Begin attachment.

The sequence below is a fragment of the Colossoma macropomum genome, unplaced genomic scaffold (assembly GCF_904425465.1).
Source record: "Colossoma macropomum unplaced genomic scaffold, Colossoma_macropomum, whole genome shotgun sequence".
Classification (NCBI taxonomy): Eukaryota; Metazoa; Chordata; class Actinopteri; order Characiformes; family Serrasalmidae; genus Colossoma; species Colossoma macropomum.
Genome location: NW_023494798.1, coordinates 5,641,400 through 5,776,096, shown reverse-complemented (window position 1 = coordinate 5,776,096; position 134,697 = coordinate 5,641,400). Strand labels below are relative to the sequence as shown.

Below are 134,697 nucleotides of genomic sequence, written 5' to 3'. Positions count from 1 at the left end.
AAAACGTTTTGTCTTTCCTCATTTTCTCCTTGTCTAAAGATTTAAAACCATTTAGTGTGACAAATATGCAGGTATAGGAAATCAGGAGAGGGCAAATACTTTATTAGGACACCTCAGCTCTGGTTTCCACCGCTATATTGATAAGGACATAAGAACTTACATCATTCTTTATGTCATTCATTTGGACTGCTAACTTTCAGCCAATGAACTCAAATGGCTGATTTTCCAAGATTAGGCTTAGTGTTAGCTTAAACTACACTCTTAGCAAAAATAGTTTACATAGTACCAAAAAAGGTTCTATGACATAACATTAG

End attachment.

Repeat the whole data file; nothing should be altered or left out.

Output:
The sequence below is a fragment of the Colossoma macropomum genome, unplaced genomic scaffold (assembly GCF_904425465.1).
Source record: "Colossoma macropomum unplaced genomic scaffold, Colossoma_macropomum, whole genome shotgun sequence".
Classification (NCBI taxonomy): Eukaryota; Metazoa; Chordata; class Actinopteri; order Characiformes; family Serrasalmidae; genus Colossoma; species Colossoma macropomum.
Genome location: NW_023494798.1, coordinates 5,641,400 through 5,776,096, shown reverse-complemented (window position 1 = coordinate 5,776,096; position 134,697 = coordinate 5,641,400). Strand labels below are relative to the sequence as shown.

Below are 134,697 nucleotides of genomic sequence, written 5' to 3'. Positions count from 1 at the left end.
AAAACGTTTTGTCTTTCCTCATTTTCTCCTTGTCTAAAGATTTAAAACCATTTAGTGTGACAAATATGCAGGTATAGGAAATCAGGAGAGGGCAAATACTTTATTAGGACACCTCAGCTCTGGTTTCCACCGCTATATTGATAAGGACATAAGAACTTACATCATTCTTTATGTCATTCATTTGGACTGCTAACTTTCAGCCAATGAACTCAAATGGCTGATTTTCCAAGATTAGGCTTAGTGTTAGCTTAAACTACACTCTTAGCAAAAATAGTTTACATAGTACCAAAAAAGGTTCTATGACATAACATTAG